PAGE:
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The Deerfield Bro Cult

What does it mean to be a Deerfield boy?

Much more than at previous schools I have attended, boys at Deerfield stick together and almost always have each other’s backs.

Because Deerfield is not just our school, but also our home, there is an innate bond tying us to one another from the day we step foot on campus. Furthered by the gender division in both athletic and residential settings, it’s understandable that strong bonds develop among the boys.

There are indisputably both pros and cons to this “wolf pack mentality.” First and foremost— the pros. The changes we undergo while at Deerfield can be exciting, but coming of age is a time of high stress, experimentation, and self-discovery.

In the process of changing from boy to man, it is inevitable that we are all going to slip up from time to time. I am certainly not condoning breaking major school rules, but it is comforting to know that you can confide in your friends without repercussions if things do go wrong.

The intense camaraderie and support that exists between boys at Deerfield is admittedly hard to come by anywhere else. But for those grappling with your standard high school taboos (sex, drugs and Avicii), this is a double-edged sword.

From what I have witnessed, boys at Deerfield avoid asking questions or assigning blame. It is the duty of every Deerfield boy to protect one another–whether that means covering for a friend or keeping a questionable situation under wraps.

Although keeping a brother out of trouble will preserve his untarnished transcript and keep his parents at ease, it also promotes the mentality that the administration is our enemy.

Staying silent could be a gift– or it could prevent a friend from receiving the professional help that he needs. For me, that’s about where the positive aspects of Deerfield’s boy culture end.

Undeniably, Deerfield’s “bro culture” perpetuates hookups rather than healthy, long-term relationships with girls. The male solidarity on campus results in the degradation and objectification of women.

Hookups at Deerfield are often formed solely on physical attributes and are over well before the night is. Granted, having a meaningful conversation while grinding in a crowded gymnasium over the deafening music might prove difficult. But rarely is an effort made to build upon the relationship once the night is over.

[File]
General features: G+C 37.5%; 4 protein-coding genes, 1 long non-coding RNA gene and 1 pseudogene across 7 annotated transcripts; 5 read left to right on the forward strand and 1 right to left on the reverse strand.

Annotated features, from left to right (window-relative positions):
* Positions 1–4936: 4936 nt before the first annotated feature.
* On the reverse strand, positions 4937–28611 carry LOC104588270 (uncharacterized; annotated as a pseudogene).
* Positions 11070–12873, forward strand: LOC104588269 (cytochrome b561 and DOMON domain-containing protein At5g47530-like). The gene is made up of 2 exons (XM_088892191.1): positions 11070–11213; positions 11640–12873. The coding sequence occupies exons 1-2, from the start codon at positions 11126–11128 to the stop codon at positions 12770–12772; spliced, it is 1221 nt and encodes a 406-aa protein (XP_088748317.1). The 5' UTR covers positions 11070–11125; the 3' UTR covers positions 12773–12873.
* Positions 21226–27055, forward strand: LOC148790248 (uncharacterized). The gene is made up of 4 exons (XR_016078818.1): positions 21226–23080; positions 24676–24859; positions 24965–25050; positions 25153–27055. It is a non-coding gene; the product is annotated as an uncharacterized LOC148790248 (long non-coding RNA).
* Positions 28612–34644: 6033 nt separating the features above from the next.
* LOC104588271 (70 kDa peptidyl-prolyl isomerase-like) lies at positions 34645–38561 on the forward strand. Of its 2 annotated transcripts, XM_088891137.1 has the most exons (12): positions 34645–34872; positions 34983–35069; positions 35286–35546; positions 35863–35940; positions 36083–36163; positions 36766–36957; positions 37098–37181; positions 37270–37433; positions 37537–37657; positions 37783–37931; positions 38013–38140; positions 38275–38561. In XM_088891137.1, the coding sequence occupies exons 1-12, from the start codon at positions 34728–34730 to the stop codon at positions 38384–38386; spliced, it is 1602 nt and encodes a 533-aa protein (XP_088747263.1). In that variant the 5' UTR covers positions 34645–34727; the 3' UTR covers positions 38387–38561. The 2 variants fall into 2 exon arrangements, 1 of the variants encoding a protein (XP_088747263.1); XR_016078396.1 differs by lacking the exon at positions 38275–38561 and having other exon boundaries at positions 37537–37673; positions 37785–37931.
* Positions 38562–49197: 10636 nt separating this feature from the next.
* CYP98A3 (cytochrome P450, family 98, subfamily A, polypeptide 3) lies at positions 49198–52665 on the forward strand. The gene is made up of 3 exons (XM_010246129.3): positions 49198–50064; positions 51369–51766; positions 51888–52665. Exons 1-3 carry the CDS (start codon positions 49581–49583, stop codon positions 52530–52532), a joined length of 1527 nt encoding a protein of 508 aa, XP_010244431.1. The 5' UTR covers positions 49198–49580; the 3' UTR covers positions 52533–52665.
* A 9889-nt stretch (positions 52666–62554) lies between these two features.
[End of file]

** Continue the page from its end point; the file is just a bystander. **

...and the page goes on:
Finally, the male dynamics at Deerfield glorify dip, violent video games and, at times, more serious substances. I’ll give violent video games a pass— they’re a fairly harmless, albeit unproductive way to unwind with friends. As for dip and e-cigs, however, I don’t think they are normal or healthy for young men anywhere.

It is overwhelmingly clear that peer pressure from older boys can be held accountable. Both dip and e-cigs are acquired habits. Most boys who enter Deerfield have likely never tried either. But by senior year, an astounding number of seniors dip frequently.

Is male biology to blame? Maybe. But I don’t know of many other (non-prep) schools where dip is still prevalent. It’s not breaking news that dipping causes cancer, eats away at your teeth and destroys your gums.

“Bro culture” at Deerfield bonds our boys closer than ever, but isolates them from girls and even, in some cases, responsibility and safety. In my opinion, the ideal boy at Deerfield does not align with the ideal boy outside of Deerfield.

In the strange land outside Deerfield, relationships with women have an emotional component. “For the Boys” becomes a mere joke among friends instead of a dominant way of life; and authority figures are respected instead of flouted. Hopefully Deerfield boys will join the ranks of this new world and become the Deerfield men we can be.

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